Right before everything went awry, I was asked to paint another Hedwig and the Angry Inch set, which I did between staring dumbly at the wall and crying and processing all sorts of unfamiliar emotions surging through me. I myself have nothing to worry about since I’m practically a shut in and I have had hoarded supplies in the past as a habit so I didn’t have to go out and grab things I didn’t need and deprive others who truly needs them, but I worry about my family and friends and my husband, who all of a sudden is deemed an essential worker after years of having his job maligned and laughed at by the more elite members of society. I am so proud of my husband for being out there every day making sure everyone gets what they need while making sure those who work under him are protected and looked after and ensuring they all hold on to their jobs in these uncertain times. It doesn’t stop me from giving him a stern talking to when he trails bits of grass and bark all over the house but I am very well aware of his incredible ability to see things in a broad scope and implement it the best he could.

I made this Hedwig set with much sadness, but the music buoyed my spirits once I got going. If nothing else, we’ve always got art, don’t we? Please stay safe because the outcome of this devastation is going to be more spectacular than the life we’ve known before.

This new version of Hedwig has two new additions: The Menses Fair look which I adore because it’s so feminine and the look John Cameron Mitchell rocked when he did the “Return to the Origin of Love” tour a few years back.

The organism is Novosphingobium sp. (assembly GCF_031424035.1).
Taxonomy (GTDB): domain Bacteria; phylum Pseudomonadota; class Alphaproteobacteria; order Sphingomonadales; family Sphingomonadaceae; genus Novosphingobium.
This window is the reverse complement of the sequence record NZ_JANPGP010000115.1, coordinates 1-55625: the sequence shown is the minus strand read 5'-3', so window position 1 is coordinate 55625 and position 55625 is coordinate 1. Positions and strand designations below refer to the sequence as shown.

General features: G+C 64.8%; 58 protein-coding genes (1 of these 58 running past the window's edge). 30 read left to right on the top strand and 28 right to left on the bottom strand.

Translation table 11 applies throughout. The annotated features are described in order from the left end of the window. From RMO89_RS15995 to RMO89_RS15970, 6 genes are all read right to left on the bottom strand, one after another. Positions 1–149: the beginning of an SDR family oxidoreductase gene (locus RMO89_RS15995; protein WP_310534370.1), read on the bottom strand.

And let’s do that. Let’s all return to the origin of love. Use this time in isolation to really think about what important in our lives and what we can do to help ourselves be even better human beings and from there we can help others as well as this planet that had been so good to us for so very long.



In these utterly chaotic and uncertain times I’m glad I have a little place to escape to. From time to time I wished that my work would allow me to be a bit more present in the real world, but for the most part I’m glad to be doing what I do…especially now. I am virtually a shut-in and therefore am equipped to entertain myself should I be forced into quarantine. There’s never a shortage of things to do around the house or my sweatshop. It’ll be business as usual, especially now I’ll have spades of time to work on stuff that’s on the back burner or laid aside due to scheduling conflict.